with both these ministers, for many which may trust to the imagination years, and aver that I never knew to furnish evidence of personal elecmen more laboriously engaged in all tion, and thus inflate the soul into a the duties of a christian life. Mr. presumptuous Calvinism." True CalNewton first invited me to visit him vinists, whether in the establishat Olney, in 1768; and from thence ment or out of it, are careful not to to his death, I always esteemed bim, encourage any one to believe his and Mr. Hall of Arosby (father to Mr. election on the ground of impres. Hall of Leicester) as my wisest and sions on the imagination. We mainmost faithful counsellors, in all diffi- tain that no man can ascertain his culties. Mr. N.introduced Mr. Scott, election any other way, ihan by very soon after his embracing evange. proving that he has actually obeyed lical sentiments, to my father, old the call of the Gospel; nor can be Mr. Hall, Mr. Fuller, and myself, de prove that he has done this, or that scribing him, I well remember, as he is a true believer in Christ, but " the man, who he hoped would by his following after holiness. prove the Jonathan Edwards of This Reviewer says, p. 27," much Old England.” My intimacy with error in belief and practice has him also, lasted till his death. arisen from pot attending to the dis

And' verily, as these men were tinction, which sounder divines have attentive to all the real duties of life observed, between the extraordithemselves, so were they most ear- nary and the ordinary operations of nestly concerned, in the whole the Spirit.” But surely our ablest course of their ministry, to incul- Calvinistic Divines have insisted on cate practical religion, in all its this distinction, as carefully as bimbranches, on their hearers. Though self. We consider all pretensions a Dissenter myself, yet I heard them to the extraordinary influence of the both often enough to ascertain this: Holy Spirit, in modern times, as and their publications prove it, to arrogant and tending to real enthuthose who had not the blessing of siasm. We warn our hearers against their personal acquaintance.

giving heed to impressions on tbe The Reviewer introduces a far imagination, and making them the longer account of Madam Guyon, ground of their hope of safety; and than he has given of Mr. Scott, with against all new discoveries or direc. what end he best knows. Certain- tions, not already contained in the Jy the established church was never written word. We wish all the blessed with a man, who more zea. most zealous Arminians in the king. Jously and judiciously opposed An- dom were equally guarded against tinomianism than Mr. Scott. Nor the idea of an immediate witness to could any one be more unjustly their justification, or sanctification, charged, with respect either to his or even their being made perfect in ministry or his numerous publica- love, tions, that they had a " tendency to I humbly conceive that the asdivert the Christian's attention from surance of faith, (properly so called) right conduct, founded on pure respects the testimony of God confaith, to a religion of feelings .... cerning his Son, and the excelwhich will not need the evidence of lence, glory, and all-sufficiency of good works.” P. 48.

the plan of salvation by him : for Another piece in this volume, p. this every one has ample ground in 242, contains a similar nameless in- the express declarations of the Gos. nuendo against the Calvinistic Dis- pel. He may well believe that senters, as fostering “ that pride Christ is able to save unto the ut. termost, and he may be equally as. in drawing the soul to Christ, and sured that he will in no wise cast conforming it to his blessed image; out any one who comes unto him yet by this effect they may be satis. for salvation. But the assurance of factorily known. hope, (which respects the personal Man is far off from God by na. interest of an individual in his sal- ture, he is very far gove from origi. vation,) is not to be attained with- nal righteousness. And he that has out Christian : diligence: since it returned to God, in the way of his must be founded on a careful com- appointment, may justly conclude parison of the character of true be. that he has been led by the Spirit : lievers, as delineated in the word of for Christ expressly declared, that God, with our own exercises of the no one can come to him, except the heart, and their practical influence Father who sent Him draw him. on the life. When grace indeed is But if the Spirit has led the soul to in lively exercise, a formal induc. Cbrist, he will also cause him to tion of evidences may not be peed. run in the way of God's command. ful to the enjoyment of this inesti- ments. He that sincerely depends mable blessing; but when this lively on Christ's obedience unto death, hope is not obtained by regular as the ground of his justification, self-examination, yet it would bear will also regard his obedience as the the closest trial. As a person with pattern of his sanctification. “ He an ear for music, may judge of the that saith be abideth in Him, ought goodness of a composition, without himself also so to walk, even as He a formal process; but still bis taste walked.” These are not conces. would be justified by exact rules; sions we make to stop the mouths of and even if he could not explain its our adversaries, but important truths particular beauties himself, a more which we earnestly inculcate on all scientific person could easily do it our hearers. My dear departed for him. Or as a mother may know friends were used to insist upon by internal consciousness, that she them continually; and God is withas a strong affection for her child, ness that we do the same. without an enumeration of proofs; The Reviewer says, “ man canbut she could produce them easily not distinguish between that love of enough, if it were requisite. Is it God, of virtue, and of man, which epibusiasm to suppose sincere love proceeds from human principle and to God may be as sensibly felt? motive, and that which flows from We think not, though if a man pre. the influence of the divine Spirit," tended to love God, and was not p. 27. Will the Reviewer abide by concerned to keep his command. his implied concession, that there ments, we should set him down for is such a ibing as the latter ? Surea liar, who had not the truth in him. ly then it must be distinguishable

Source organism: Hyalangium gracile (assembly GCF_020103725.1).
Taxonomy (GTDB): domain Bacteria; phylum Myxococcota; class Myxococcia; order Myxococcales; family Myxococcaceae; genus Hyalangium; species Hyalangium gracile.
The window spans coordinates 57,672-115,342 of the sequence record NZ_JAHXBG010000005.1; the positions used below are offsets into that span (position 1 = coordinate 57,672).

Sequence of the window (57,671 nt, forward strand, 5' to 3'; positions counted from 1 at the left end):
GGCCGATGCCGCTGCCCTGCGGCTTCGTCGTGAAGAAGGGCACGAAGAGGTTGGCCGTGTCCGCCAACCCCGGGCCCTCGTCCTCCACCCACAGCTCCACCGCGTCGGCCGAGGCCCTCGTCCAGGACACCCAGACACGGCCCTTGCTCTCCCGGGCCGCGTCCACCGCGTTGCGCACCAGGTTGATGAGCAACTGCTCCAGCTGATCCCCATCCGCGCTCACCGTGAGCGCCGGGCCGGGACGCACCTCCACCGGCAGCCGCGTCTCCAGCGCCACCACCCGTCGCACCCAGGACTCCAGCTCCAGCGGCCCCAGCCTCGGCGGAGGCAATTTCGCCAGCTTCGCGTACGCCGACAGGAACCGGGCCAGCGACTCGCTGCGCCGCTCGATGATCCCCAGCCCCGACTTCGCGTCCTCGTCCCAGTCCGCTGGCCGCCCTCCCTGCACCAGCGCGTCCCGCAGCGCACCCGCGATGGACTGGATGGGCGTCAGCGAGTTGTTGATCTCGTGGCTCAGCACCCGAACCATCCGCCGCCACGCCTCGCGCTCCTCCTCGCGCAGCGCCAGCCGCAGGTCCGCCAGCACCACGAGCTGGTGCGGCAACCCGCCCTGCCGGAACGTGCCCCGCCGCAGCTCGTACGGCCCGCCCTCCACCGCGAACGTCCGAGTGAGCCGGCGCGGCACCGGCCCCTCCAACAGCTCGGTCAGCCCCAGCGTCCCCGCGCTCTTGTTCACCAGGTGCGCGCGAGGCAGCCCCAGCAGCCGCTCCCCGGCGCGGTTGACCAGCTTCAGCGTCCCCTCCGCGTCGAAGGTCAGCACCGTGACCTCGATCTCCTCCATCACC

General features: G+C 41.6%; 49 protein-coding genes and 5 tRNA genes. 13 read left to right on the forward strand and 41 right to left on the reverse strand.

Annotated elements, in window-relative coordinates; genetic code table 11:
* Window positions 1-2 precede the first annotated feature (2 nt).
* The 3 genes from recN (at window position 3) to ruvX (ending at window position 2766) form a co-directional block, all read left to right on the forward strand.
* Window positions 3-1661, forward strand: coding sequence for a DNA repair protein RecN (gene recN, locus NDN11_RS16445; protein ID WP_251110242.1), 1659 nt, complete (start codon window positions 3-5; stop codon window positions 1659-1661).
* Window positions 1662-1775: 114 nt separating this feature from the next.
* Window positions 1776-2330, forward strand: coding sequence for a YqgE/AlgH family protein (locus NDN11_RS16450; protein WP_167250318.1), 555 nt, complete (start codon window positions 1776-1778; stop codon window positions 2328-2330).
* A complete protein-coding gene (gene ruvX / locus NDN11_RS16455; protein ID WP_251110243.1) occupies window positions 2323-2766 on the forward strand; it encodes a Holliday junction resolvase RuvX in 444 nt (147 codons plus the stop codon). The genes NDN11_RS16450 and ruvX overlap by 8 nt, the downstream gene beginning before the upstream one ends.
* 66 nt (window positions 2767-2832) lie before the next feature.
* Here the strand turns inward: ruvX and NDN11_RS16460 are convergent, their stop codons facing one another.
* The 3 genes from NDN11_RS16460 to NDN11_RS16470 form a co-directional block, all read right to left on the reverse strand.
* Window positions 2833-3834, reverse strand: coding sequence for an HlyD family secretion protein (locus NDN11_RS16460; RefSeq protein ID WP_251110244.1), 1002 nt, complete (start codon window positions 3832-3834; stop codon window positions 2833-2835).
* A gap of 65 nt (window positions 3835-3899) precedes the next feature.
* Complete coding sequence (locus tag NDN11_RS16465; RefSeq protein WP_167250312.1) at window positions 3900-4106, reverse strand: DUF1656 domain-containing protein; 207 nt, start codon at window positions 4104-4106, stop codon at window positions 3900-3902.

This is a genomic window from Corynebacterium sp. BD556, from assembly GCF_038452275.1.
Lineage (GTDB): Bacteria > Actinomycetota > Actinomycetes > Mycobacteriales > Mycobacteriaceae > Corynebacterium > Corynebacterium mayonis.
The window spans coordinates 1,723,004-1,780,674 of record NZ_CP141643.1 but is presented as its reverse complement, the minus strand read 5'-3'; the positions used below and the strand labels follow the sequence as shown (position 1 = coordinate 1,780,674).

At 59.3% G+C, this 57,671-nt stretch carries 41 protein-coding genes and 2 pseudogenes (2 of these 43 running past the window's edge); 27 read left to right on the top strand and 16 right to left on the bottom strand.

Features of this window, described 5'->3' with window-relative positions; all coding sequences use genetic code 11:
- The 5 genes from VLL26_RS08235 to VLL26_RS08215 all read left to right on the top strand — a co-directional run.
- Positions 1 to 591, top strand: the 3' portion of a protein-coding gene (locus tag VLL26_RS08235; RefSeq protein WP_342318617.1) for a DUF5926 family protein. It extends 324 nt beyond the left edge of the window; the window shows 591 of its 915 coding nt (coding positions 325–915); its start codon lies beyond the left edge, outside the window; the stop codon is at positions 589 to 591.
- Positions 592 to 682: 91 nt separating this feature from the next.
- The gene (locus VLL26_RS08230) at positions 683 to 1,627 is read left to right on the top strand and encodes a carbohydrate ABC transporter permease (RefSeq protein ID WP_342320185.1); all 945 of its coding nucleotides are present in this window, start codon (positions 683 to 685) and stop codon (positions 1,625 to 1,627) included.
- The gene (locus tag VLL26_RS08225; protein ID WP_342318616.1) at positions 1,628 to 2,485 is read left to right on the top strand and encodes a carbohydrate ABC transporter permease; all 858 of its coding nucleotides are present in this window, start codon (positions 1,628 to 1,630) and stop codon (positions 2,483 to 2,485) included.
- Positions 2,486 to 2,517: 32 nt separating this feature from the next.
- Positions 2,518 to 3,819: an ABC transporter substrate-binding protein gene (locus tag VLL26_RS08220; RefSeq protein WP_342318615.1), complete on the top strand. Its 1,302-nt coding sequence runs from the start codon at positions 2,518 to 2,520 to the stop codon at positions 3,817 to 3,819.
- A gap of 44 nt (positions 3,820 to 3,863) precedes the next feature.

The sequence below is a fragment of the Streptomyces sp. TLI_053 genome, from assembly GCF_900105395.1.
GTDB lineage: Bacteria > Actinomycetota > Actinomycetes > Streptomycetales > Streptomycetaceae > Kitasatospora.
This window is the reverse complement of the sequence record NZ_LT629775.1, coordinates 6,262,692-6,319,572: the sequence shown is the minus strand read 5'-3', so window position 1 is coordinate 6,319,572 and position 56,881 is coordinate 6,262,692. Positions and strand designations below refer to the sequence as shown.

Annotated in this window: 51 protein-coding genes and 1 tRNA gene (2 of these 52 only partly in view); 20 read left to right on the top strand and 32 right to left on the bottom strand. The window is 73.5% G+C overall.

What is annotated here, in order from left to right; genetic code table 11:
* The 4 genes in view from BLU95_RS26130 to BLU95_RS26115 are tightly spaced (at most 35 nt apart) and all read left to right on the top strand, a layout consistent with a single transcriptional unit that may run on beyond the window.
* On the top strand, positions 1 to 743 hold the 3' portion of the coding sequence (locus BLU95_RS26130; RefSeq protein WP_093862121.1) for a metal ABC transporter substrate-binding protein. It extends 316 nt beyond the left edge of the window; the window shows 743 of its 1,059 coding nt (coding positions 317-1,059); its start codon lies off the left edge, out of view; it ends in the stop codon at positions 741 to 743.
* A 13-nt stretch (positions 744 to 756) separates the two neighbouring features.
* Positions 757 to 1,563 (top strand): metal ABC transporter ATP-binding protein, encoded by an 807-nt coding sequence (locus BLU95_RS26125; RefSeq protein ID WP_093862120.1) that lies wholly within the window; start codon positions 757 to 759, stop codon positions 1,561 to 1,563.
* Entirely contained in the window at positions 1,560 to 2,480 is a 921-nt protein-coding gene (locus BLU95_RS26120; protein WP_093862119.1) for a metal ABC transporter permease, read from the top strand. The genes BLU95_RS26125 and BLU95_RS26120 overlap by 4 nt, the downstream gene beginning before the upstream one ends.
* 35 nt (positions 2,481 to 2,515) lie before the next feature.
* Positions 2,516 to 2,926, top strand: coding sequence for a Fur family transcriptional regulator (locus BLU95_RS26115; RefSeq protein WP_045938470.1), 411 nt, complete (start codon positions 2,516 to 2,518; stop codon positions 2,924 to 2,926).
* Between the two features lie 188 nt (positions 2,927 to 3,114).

We think, however, that the or. by the immediate subject of it; and dinary influences of the blessed may become so, in a greater or less Spirit are infinitely more valuable, degree, by the judicious spectator. especially to the subject of them, If a man loves God supremely, un. than his extraordinary inflences. der a scriptural view of his moral It is a far bappier thing to be 'character; as displaying all those a true saint, ihan to prophecy excellencies which can excite velike Balaam, or to work miracles neration, esteem, delight, and gratilike Judas Iscariot. But though tude; if he is charmed especially the ordinary influences of the Spirit with the brightest manifestation of can be known only by their effects, his perfections, in the redemption